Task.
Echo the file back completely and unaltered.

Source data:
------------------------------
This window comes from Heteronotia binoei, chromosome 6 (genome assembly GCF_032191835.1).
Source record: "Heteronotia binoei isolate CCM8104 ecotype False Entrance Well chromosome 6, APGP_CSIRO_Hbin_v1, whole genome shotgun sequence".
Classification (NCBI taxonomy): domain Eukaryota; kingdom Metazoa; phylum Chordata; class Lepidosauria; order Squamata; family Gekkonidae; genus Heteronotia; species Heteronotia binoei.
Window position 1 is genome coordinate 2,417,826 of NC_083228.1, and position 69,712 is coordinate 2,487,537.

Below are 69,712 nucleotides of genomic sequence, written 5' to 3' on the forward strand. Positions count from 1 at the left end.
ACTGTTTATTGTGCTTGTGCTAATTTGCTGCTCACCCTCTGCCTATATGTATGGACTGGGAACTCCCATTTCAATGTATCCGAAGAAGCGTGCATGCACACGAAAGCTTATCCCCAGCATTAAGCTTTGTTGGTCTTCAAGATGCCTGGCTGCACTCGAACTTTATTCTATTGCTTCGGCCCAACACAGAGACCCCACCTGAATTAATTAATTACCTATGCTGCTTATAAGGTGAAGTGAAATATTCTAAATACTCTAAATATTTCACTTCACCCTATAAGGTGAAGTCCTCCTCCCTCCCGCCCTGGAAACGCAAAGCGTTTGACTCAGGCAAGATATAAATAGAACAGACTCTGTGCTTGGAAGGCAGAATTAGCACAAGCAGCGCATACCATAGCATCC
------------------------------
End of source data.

This window comes from Heteronotia binoei, chromosome 6 (genome assembly GCF_032191835.1).
Source record: "Heteronotia binoei isolate CCM8104 ecotype False Entrance Well chromosome 6, APGP_CSIRO_Hbin_v1, whole genome shotgun sequence".
Classification (NCBI taxonomy): domain Eukaryota; kingdom Metazoa; phylum Chordata; class Lepidosauria; order Squamata; family Gekkonidae; genus Heteronotia; species Heteronotia binoei.
Window position 1 is genome coordinate 2,417,826 of NC_083228.1, and position 69,712 is coordinate 2,487,537.

Below are 69,712 nucleotides of genomic sequence, written 5' to 3' on the forward strand. Positions count from 1 at the left end.
ACTGTTTATTGTGCTTGTGCTAATTTGCTGCTCACCCTCTGCCTATATGTATGGACTGGGAACTCCCATTTCAATGTATCCGAAGAAGCGTGCATGCACACGAAAGCTTATCCCCAGCATTAAGCTTTGTTGGTCTTCAAGATGCCTGGCTGCACTCGAACTTTATTCTATTGCTTCGGCCCAACACAGAGACCCCACCTGAATTAATTAATTACCTATGCTGCTTATAAGGTGAAGTGAAATATTCTAAATACTCTAAATATTTCACTTCACCCTATAAGGTGAAGTCCTCCTCCCTCCCGCCCTGGAAACGCAAAGCGTTTGACTCAGGCAAGATATAAATAGAACAGACTCTGTGCTTGGAAGGCAGAATTAGCACAAGCAGCGCATACCATAGCATCC